10. Post-occupancy Evaluation of Facilities Change

  1. Professor Edward Finch
  1. Theo J. M. van der Voordt1,
  2. Iris de Been2 and
  3. Maartje Maarleveld2

Published Online: 16 FEB 2012

DOI: 10.1002/9781119967316.ch10

Facilities Change Management

Facilities Change Management

How to Cite

van der Voordt, T. J. M., de Been, I. and Maarleveld, M. (2011) Post-occupancy Evaluation of Facilities Change, in Facilities Change Management (ed E. Finch), Wiley-Blackwell, Oxford, UK. doi: 10.1002/9781119967316.ch10

Editor Information

  1. School of the Built Environment, University of Salford, UK

Author Information

  1. 1

    Department of Real Estate & Housing, Faculty of Architecture, Delft University of Technology, Delft, The Netherlands

  2. 2

    Center for People and Buildings, Delft, The Netherlands

Publication History

  1. Published Online: 16 FEB 2012
  2. Published Print: 16 DEC 2011

ISBN Information

Print ISBN: 9781405153461

Online ISBN: 9781119967316

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Keywords:

  • Post-occupancy evaluation;
  • Data collection tools;
  • Benchmarking;
  • Decision support;
  • Buildings-in-use

Summary

This chapter discusses possible aims, tools and deliverables of post-occupancy evaluations (POE) (otherwise known as building-in-use studies), with a focus on interventions in supporting facilities. POE has a long tradition and has been applied in different fields (e.g. offices, educational buildings, healthcare facilities, retail and leisure, as well as residential areas). The objectives of POE are various and can include:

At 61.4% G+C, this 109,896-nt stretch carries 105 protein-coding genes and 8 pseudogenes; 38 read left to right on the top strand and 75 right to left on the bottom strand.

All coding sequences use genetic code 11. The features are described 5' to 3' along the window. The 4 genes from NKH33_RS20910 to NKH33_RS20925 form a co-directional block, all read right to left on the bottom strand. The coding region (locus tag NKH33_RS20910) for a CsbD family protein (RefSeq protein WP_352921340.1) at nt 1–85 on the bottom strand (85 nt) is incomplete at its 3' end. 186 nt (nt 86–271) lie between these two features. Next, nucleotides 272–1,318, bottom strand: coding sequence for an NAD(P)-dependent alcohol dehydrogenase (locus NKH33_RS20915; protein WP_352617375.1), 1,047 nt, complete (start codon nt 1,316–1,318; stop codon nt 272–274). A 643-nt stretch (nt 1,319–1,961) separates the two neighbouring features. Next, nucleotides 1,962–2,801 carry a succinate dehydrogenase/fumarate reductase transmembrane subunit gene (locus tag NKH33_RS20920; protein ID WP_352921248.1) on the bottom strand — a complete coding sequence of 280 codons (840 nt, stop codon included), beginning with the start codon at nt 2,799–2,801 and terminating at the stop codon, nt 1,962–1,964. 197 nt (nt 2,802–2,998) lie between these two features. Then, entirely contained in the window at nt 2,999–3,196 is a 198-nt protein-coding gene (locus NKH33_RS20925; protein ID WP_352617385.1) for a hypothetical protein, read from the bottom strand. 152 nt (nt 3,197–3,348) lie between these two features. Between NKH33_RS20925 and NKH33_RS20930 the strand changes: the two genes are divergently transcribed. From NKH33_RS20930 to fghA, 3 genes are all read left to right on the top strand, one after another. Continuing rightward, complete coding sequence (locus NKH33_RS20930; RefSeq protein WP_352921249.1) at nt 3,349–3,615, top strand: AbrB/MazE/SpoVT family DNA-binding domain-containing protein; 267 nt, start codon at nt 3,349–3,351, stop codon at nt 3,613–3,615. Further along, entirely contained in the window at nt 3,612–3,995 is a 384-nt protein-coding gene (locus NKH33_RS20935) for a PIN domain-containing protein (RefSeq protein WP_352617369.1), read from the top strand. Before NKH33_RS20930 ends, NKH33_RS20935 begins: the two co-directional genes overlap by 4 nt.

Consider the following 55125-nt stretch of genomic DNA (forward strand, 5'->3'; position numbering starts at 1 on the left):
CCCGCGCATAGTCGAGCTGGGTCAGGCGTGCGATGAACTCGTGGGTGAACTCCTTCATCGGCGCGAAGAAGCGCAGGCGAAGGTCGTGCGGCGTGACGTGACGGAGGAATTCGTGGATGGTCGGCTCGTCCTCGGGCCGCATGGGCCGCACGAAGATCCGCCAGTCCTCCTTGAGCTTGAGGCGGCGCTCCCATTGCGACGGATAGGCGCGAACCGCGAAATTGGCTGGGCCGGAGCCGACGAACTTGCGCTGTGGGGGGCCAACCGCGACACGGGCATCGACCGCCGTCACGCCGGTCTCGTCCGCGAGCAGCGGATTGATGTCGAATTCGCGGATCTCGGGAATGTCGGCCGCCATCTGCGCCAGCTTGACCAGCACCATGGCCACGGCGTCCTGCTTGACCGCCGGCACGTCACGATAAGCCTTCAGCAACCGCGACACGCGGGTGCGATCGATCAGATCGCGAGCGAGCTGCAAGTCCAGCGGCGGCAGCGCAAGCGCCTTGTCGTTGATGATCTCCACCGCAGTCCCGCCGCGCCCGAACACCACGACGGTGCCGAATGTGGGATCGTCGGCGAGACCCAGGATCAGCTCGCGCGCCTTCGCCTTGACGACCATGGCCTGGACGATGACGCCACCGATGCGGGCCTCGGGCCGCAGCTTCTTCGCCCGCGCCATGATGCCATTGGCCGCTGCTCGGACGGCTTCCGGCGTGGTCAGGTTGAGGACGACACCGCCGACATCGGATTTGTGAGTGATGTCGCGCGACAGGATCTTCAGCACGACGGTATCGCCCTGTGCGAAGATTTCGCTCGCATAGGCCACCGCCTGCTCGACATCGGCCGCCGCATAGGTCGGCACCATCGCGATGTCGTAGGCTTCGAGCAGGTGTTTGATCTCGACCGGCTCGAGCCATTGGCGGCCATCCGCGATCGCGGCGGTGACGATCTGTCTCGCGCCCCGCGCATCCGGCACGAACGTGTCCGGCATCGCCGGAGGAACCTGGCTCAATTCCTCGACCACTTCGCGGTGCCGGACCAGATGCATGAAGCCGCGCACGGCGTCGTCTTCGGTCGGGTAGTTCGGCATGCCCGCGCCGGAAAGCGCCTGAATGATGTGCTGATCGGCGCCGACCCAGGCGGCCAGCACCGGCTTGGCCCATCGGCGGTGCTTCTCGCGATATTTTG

• delivering input to an improvement plan

• building up a generic body of knowledge by exploring and testing scientific theories

• developing practical design guidelines and decision support tools.

Data collection tools are also varied, ranging from observations, interviews and webbased questionnaires to walk-throughs and use of narratives. A number of different data analysis techniques are available as well, including qualitative methods, such as content analysis, and quantitative methods, such as descriptive and inductive statistical analyses. A case study illustrates the application of different data collection tools. This case study seeks answers to the effects of new ways of working on employee satisfaction and perceived labour productivity. This study has been conducted by the Center for People and Buildings, Delft, the Netherlands, which specialises in research into the relations between people, working activities and the working environment. The case study is an example of physical interventions including changing the office layout, new furniture, new information and communication technology (ICT) and document storage systems, as well as the flexible use of workplaces. A POE of three pilots has been conducted to test if the new environment performed well as perceived by the managers and employees. The research data has been used in the first instance in order to test if the organisational goals and objectives have been attained and to support decisions with regard to the next steps in this change process. The research data has been used in the second instance more generically, as input to a database for cross-case analyses, exploring and testing hypotheses and benchmarking objectives.